“They shouldn’t have the right to threaten teachers, ban materials or books that present a viewpoint outside of their own,” he said.
Under the House and Senate bills, parents of K-12 students would have the ability to inspect materials, activities, curriculum, lessons, syllabi, surveys, tests, questionnaires, examinations, books, magazines, handouts, and professional development and training materials posted online to each district’s new parent transparency portal.
Parents would have the right to object to learning materials or activities that allegedly impaired a parent’s firmly held beliefs, values or principles. The bill would guarantee the right of a parent to withdraw a child from the school activities, classes or programs.
‘Not some radical idea’
Brittany Jones, an attorney with the Christ-centered organization Kansas Family Voice, said government, schools and the church had a role to fill in educational development of children. A bill of rights guarantees parents or guardians an opportunity to prevent exposure of children to objectionable materials, she said.
“The policy being proposed today is not some radical idea,” Jones said. “Parents are best positioned to know and raise their kids. Educational institutions can be an asset to this relationship.”
Under the Senate bill, a school would be expected to avoid K-12 curriculum and teacher development services that promoted “racially essentialist” doctrine in violation of the Civil Rights Act of 1964. The provision in the Kansas legislation was in response to concern about critical race theory or CRT, said Mike O’Neal, a lobbyist with the Kansas Policy Institute.
He said these materials escaped sufficient public scrutiny, which advanced theories that educators were trying to indoctrinate students with certain ideologies or get them to question certain values and beliefs.
“It is a virtual certainty that these issues will play a major role in upcoming primary and general election races across the country and in Kansas,” O’Neal said.
Judith Deedy, executive director of Game On for Kansas Schools, said this portion of the bill raised a baseless accusation that violations of civil rights law were occurring in schools. It’s troubling the civil rights act was being used to attack diversity, equity and inclusion initiatives implemented to make every child find a sense of belonging at school, Deedy said.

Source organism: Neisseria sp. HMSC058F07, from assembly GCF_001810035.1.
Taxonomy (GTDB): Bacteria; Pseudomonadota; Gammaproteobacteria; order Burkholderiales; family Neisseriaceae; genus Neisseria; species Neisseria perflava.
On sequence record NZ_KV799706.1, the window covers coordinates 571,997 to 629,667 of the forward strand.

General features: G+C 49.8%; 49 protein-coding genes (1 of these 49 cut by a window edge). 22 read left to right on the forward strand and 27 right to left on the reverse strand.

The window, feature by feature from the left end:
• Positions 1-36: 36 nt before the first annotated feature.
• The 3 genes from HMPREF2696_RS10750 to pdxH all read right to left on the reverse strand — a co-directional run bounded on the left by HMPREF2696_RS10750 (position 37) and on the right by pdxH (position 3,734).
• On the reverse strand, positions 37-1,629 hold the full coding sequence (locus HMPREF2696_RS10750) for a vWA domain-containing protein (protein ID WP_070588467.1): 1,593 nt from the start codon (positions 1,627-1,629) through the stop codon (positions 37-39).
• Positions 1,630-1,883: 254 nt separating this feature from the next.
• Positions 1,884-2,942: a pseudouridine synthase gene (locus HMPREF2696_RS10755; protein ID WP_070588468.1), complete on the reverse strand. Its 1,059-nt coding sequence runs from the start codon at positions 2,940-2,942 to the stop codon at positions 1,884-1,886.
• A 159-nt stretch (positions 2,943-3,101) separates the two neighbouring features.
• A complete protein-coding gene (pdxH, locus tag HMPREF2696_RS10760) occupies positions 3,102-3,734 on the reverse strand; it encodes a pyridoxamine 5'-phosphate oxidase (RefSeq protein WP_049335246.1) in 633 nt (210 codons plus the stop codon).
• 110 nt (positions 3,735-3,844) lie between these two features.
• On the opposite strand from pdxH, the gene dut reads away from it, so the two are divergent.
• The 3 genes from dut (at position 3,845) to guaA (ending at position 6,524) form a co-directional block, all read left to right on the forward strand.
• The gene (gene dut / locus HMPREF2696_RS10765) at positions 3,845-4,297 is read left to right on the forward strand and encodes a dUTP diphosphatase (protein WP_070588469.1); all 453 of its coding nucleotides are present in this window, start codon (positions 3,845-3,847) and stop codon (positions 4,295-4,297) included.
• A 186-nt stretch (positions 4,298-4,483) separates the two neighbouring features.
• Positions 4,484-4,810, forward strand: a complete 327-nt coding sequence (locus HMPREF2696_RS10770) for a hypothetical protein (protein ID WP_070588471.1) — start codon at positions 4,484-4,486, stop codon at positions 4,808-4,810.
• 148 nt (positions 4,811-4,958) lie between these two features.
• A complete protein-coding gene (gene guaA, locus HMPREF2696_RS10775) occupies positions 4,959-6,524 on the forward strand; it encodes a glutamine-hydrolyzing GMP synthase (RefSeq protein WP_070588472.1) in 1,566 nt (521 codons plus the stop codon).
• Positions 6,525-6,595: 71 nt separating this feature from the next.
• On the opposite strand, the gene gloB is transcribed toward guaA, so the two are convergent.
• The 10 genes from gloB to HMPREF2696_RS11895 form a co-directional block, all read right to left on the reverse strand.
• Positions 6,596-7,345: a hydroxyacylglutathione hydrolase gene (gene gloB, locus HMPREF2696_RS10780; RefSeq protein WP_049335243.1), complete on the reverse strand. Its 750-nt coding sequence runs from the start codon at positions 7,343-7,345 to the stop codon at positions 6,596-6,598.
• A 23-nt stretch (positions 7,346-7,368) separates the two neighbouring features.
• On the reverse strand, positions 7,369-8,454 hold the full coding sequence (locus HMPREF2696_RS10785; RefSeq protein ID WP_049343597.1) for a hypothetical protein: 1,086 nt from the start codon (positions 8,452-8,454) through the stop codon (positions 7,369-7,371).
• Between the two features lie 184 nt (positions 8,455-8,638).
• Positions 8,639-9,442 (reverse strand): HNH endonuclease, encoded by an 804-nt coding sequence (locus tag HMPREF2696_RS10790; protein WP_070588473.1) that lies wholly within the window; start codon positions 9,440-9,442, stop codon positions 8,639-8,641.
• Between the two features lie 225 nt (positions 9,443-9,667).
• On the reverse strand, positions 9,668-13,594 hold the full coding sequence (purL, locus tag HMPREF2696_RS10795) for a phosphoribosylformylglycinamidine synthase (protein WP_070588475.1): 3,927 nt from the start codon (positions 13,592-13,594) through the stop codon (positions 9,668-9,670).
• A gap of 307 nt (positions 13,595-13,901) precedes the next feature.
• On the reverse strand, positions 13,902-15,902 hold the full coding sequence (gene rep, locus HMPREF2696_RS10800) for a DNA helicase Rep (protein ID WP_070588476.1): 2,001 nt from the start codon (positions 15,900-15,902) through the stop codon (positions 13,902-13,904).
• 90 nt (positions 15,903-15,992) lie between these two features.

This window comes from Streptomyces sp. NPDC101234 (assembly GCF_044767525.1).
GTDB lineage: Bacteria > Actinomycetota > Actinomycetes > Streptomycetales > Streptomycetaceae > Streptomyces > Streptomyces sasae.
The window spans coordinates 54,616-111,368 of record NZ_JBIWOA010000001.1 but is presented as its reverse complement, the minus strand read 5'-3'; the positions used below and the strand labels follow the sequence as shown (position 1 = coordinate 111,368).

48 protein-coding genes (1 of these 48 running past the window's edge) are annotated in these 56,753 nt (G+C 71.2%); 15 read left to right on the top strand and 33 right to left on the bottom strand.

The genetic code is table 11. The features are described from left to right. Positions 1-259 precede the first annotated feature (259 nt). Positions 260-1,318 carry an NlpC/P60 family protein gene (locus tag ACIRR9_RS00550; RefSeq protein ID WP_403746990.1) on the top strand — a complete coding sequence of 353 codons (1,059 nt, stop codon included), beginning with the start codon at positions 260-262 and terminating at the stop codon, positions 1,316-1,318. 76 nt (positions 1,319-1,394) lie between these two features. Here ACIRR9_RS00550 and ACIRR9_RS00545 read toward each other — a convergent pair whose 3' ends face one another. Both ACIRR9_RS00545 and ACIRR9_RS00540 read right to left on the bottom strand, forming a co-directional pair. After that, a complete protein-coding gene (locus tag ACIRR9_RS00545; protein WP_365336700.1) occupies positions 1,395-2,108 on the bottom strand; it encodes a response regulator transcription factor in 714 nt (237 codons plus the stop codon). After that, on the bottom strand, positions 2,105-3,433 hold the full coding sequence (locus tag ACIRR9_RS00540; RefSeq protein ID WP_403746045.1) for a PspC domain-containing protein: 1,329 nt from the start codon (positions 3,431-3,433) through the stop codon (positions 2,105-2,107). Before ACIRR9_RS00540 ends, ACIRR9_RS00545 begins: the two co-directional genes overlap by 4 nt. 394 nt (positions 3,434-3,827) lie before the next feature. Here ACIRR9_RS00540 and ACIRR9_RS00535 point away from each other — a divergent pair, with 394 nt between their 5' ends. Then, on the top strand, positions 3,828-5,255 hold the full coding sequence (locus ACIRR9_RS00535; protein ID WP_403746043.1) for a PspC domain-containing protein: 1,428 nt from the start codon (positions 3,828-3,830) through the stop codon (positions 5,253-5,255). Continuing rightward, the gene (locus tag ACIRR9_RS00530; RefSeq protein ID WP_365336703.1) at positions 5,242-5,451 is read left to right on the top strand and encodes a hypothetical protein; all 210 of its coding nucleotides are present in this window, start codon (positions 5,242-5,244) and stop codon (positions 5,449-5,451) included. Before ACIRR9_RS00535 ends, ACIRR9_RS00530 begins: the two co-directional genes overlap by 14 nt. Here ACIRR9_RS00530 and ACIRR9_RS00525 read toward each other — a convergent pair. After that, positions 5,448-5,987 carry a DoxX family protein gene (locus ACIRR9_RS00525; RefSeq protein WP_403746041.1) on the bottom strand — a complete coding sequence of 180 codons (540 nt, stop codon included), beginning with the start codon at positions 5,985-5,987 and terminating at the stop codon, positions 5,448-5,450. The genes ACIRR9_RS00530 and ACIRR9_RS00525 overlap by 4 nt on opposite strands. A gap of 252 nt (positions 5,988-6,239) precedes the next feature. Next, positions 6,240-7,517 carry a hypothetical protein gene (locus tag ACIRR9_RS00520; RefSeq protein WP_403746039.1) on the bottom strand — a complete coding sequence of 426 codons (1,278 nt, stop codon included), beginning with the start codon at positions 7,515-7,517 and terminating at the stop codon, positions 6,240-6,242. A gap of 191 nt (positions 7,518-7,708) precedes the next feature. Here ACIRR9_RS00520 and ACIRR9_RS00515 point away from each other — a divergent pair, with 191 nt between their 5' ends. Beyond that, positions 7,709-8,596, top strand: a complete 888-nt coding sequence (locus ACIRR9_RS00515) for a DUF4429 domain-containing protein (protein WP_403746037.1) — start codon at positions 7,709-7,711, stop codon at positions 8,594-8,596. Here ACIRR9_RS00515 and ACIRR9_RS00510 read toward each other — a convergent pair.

Parents would be allowed under the Kansas legislation to inspect written and electronic records maintained by a school for their children. The parents also would be able to review instructional materials used to teach a child. Under the bills, health decisions for the child would include authority to make decisions about vaccinations or immunizations. There was controversy in the Senate as to whether it meant parents could sidestep current inoculation standards for children.
Buhler teacher Samantha Neill, the 2018 Kansas Teacher of the Year, said the legislation was harmful because it would exacerbate the state’s critical shortage of highly qualified educators by driving off good teachers, she said.
“Not because they have something to hide, but because this bill puts into question the kind of people they are. These educators are the people you sit next to at church, visit with at ball games, and stand in line next to at your local grocery store,” Neill said.
The House bill diverged from the Senate’s version by deleting the affirmative defense provided in state law for educators accused of criminal presentation of obscene subject matter. An affirmative defense allowed an educator to introduce evidence, and if found credible, negate liability even if it was proven a defendant committed the alleged acts.
The House legislation would require school districts to provide an online inventory of all library materials. Each item — book, magazine, newspaper, poster, picture, film, record, video — must be evaluated to determine whether it required a “parental review” designation due to sexual, profane or violent content.
A parent’s request for a warning label would have to be accepted unless the item was “unequivocally not deserving of such designation.” The metric for determining whether materials were offensive would be based on contemporary community standards of pornography.
Thomas Witt, executive director of the LGBTQ advocacy group Equality Kansas, said he opposed removal of the affirmative defense for teachers presenting curriculum-approved materials and the move to allow teachers to claim religious exemptions to teaching course materials they were hired to deliver. Both ideas have been proposed and rejected in the past by the Legislature.
“Unfortunately, like so many other truly wretched ideas in this building, it’s back,” he said.